In the next few posts I’ll review the major design choices and terminology of 2-wheeled ‘bents.* These won’t be exhaustive in-depth technical reviews, but by the end you should be able to ID almost any recumbent you see by one or more of these defining features.
One of the most visible differences between recumbents is the length of their wheel base. Specifically the location of the crankset (where you put your feet to pedal) relative to the front wheel determines whether the bike has a short or long wheel base.
Long wheel base (LWB)
When the crankset is positioned behind the front wheel, it pushes the front wheel farther out and gives you a long wheel base recumbent. For the most part, the LWB ‘bent is an entirely American phenomenon, and I suspect that has something to do with the US’s immense size and love for the open road. These bikes are ideal for long tours, and I like to think of them as the Cadillacs of recumbents. Their long wheel base helps soak up the bumps without the need for complex suspension. Their cranks are positioned lower than the seat height (i.e., so your feet aim downward), making them easy to learn. The seats are relatively upright to give you a good view of the road ahead. The frames are often made of steel, and can handle heavy loads. They typically have a larger 26-29” rear wheel paired with either an equally large front wheel or a smaller 20” wheel.
The physical dimensions of a LWB do pose some potential problems. For one, the wide turning radius gives it a slow response time and doesn’t make a LWB suitable for narrow and windy bike paths. One also needs quite bit of space to store such a long bike, and of course transporting a LWB can be problematic without a large SUV, pickup truck or minivan.
Unfortunately the LWB is a dying breed with only seven companies currently producing them. With so few remaining I feel compelled to list and link to each of them. They’re each quite unique and beautiful designs. We’ve got the Bacchetta Bella, the Carver Ti-Glide, the Linear Limo, the Longbikes Slipstream, the Rans Phoenix, the Recycled Recumbents Mach 2, and the Sun Seeker EZ Sport. While the used market is full of classic LWB bikes, those interested in a LWB should really consider keeping them alive by supporting one of the remaining companies.
Compact long wheel base (CLWB)
The CLWB, as the name suggests, is a shorter LWB bike with a small 20” rear wheel and even smaller 16” front wheel. The crankset is located very close behind the front wheel. Back in the late 90s and early 00s, they were the most popular type of recumbent as they were low cost and very easy to maneuver, transport, and store. The most popular recumbent bike of all time was the Bike-E, a mass-market CLWB sold at many bike shops across the US. Sadly by 2010, lower priced trikes started to become popular, squeezing the already niche entry-level recumbent market into oblivion. You may still be able to find a new Maxarya or Sun EZ-Classic, but otherwise you’re relegated to finding a used Bike-E online if you want a CLWB.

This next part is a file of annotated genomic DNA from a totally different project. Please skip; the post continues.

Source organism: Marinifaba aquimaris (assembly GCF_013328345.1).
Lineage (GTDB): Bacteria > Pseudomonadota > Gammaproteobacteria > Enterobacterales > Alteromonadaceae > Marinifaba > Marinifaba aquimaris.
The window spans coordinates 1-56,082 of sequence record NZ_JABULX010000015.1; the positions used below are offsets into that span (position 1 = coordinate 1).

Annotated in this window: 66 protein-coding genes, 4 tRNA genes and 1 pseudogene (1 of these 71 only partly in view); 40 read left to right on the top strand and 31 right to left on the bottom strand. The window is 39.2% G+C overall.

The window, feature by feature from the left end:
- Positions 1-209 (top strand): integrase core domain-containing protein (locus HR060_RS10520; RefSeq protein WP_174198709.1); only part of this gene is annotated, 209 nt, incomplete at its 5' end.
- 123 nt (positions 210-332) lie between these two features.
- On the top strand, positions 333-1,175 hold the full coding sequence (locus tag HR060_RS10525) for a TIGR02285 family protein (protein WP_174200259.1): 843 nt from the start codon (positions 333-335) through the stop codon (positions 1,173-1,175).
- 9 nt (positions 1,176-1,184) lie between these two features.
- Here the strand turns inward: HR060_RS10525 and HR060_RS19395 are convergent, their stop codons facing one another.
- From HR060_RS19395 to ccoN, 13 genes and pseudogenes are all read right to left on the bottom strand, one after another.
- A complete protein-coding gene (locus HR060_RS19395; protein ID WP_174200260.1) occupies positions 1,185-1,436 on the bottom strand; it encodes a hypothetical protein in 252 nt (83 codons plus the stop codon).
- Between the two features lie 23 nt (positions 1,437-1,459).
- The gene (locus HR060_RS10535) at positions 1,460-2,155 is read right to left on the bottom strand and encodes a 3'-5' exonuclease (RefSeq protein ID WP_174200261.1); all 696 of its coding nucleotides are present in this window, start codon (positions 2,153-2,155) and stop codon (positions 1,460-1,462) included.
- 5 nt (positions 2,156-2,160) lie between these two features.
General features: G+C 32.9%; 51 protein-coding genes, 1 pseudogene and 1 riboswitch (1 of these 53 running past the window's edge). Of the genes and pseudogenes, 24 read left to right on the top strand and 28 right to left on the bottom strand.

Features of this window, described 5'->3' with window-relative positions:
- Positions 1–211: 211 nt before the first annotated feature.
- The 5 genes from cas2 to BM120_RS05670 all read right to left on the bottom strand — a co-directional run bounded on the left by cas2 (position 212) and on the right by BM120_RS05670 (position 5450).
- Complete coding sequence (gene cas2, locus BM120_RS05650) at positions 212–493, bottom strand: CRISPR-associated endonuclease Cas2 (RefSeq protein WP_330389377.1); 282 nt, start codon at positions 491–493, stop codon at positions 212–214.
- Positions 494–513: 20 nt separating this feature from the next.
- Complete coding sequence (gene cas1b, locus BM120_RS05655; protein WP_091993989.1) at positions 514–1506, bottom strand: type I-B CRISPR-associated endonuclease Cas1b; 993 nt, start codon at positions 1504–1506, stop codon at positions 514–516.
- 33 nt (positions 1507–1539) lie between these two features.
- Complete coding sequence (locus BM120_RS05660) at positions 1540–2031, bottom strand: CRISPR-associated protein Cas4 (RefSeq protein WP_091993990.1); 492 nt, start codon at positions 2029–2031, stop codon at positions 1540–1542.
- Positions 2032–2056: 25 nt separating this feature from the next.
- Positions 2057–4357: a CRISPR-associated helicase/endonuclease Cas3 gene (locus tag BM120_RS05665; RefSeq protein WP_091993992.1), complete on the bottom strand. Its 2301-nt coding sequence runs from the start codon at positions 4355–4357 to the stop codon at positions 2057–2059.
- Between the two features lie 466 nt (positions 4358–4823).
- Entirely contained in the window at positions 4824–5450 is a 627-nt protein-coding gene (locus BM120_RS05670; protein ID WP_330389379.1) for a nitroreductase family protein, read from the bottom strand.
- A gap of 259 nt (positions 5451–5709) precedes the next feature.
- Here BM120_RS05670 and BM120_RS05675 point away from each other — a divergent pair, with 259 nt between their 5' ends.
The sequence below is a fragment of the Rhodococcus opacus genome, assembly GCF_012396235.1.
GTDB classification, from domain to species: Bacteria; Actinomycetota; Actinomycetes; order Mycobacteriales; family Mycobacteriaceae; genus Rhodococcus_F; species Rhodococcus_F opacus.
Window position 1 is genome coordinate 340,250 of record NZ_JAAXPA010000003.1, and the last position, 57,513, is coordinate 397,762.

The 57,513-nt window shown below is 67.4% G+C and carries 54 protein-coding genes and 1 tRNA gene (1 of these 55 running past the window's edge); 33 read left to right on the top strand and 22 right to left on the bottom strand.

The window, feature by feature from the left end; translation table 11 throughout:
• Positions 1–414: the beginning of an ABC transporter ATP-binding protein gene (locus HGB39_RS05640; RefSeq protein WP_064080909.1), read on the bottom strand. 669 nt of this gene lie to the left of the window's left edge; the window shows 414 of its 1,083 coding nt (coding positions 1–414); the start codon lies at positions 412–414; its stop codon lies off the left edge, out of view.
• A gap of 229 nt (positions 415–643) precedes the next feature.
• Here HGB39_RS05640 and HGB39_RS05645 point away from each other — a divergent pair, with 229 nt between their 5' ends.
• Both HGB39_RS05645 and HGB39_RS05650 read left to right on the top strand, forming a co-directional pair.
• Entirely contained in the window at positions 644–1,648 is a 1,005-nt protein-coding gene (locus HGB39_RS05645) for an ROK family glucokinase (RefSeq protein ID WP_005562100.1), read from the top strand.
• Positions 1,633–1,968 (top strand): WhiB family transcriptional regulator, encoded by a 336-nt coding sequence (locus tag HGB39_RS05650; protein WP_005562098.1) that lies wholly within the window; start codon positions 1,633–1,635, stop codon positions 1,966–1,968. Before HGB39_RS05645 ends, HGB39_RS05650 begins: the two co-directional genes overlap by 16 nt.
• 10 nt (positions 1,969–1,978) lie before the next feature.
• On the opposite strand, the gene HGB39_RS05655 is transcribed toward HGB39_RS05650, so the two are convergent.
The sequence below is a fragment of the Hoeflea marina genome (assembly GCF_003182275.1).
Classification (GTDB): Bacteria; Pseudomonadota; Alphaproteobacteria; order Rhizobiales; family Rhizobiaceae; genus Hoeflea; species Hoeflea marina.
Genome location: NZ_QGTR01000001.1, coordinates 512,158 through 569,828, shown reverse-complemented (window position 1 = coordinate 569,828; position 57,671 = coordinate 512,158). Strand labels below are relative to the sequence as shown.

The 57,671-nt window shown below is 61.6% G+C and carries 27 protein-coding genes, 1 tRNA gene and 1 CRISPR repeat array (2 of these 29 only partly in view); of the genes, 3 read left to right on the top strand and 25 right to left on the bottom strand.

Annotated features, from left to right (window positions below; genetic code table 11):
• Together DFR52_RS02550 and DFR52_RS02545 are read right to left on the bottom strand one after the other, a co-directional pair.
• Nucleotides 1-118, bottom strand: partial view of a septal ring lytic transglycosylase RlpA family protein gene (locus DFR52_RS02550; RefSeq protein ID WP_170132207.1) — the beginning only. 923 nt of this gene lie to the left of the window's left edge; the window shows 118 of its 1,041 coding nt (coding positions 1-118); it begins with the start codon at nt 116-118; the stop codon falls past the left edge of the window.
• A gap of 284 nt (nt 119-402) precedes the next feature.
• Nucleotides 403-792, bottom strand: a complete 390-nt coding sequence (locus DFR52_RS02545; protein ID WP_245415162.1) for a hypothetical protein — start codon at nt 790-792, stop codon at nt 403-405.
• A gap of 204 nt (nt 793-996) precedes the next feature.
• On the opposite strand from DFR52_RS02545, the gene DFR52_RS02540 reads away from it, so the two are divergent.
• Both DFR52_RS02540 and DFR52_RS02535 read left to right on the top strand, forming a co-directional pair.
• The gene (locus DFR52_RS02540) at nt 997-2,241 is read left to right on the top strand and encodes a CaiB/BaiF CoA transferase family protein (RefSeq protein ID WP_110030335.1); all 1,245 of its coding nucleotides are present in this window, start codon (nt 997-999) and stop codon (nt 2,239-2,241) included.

Short wheel base (SWB)
By bringing the wheels closer together and putting the crankset out ahead of the front wheel, you get a relatively compact and versatile recumbent bike. If LWB ‘bents are the Cadillacs, then SWB ‘bents are the Corvettes. They are not much longer than a standard DF bike, and most of them can be transported on standard car bike racks. Some SWB bikes allow for more sporty positions with reclined seats and higher cranksets, and have more responsive steering compared to their longer counterparts. They are lighter and faster compared to LWB ‘bents, and their frames are usually made out of aluminum tubing or carbon fiber.
The SWB may be a bit difficult to learn to ride. Your feet are higher off the ground, the steering may feel more “twitchy” compared to a LWB, and you’ll experience a bumpier ride with the front wheel pulled in much closer to you. You also have to keep an eye out for “heel strike”— when your heels hit the front wheel during slow speed tight turns. Routing the long chain from the very front of the bike to the back in a way that does not interfere with the steering or the rider can lead to very complex chain management with multiple idlers and chain tubes to guide the chain. You’ll find there’s quite a variety of SWB styles where differences in wheel sizes, suspension, and drivetrain placement will dictate the ride quality and purpose of the bike (racing, touring, commuting, etc).
Today there are probably a couple dozen SWB brands worldwide. In the US you have Bacchetta (recently acquired by Bent Up Cycles), Cruzbike, Lightning Cycles Dynamic, Linear Recumbents, Metabike, and Schlitter. International brands with US dealers include Azub (Czech Republic), HP Velotechnik (Germany), M5 (Netherlands), Pelso (Hungary), and Performer Cycles (Taiwan). Beyond that, there are some very interesting European brands, but unfortunately they don’t have a US presence.
In my next posts, I’ll delve a bit deeper into the diverse selection of SWB bikes.
* Again: not a recumbent expert, just a slightly obsessed fan. So if you are an expert reading this, please leave a comment if you spot anything incorrect or have anything to add.
So you’re saying there are no Chevy Corvairs or AMC Gremlins among recumbent bikes? 😉
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The first time I knew about recumbents was with a DIY design by R.Q. Riley: the Ground Hugger XR2. It was a carbon-fiber version of his original steel design from 1969. Check it out!
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Very cool! If only i had the skills to build something like that…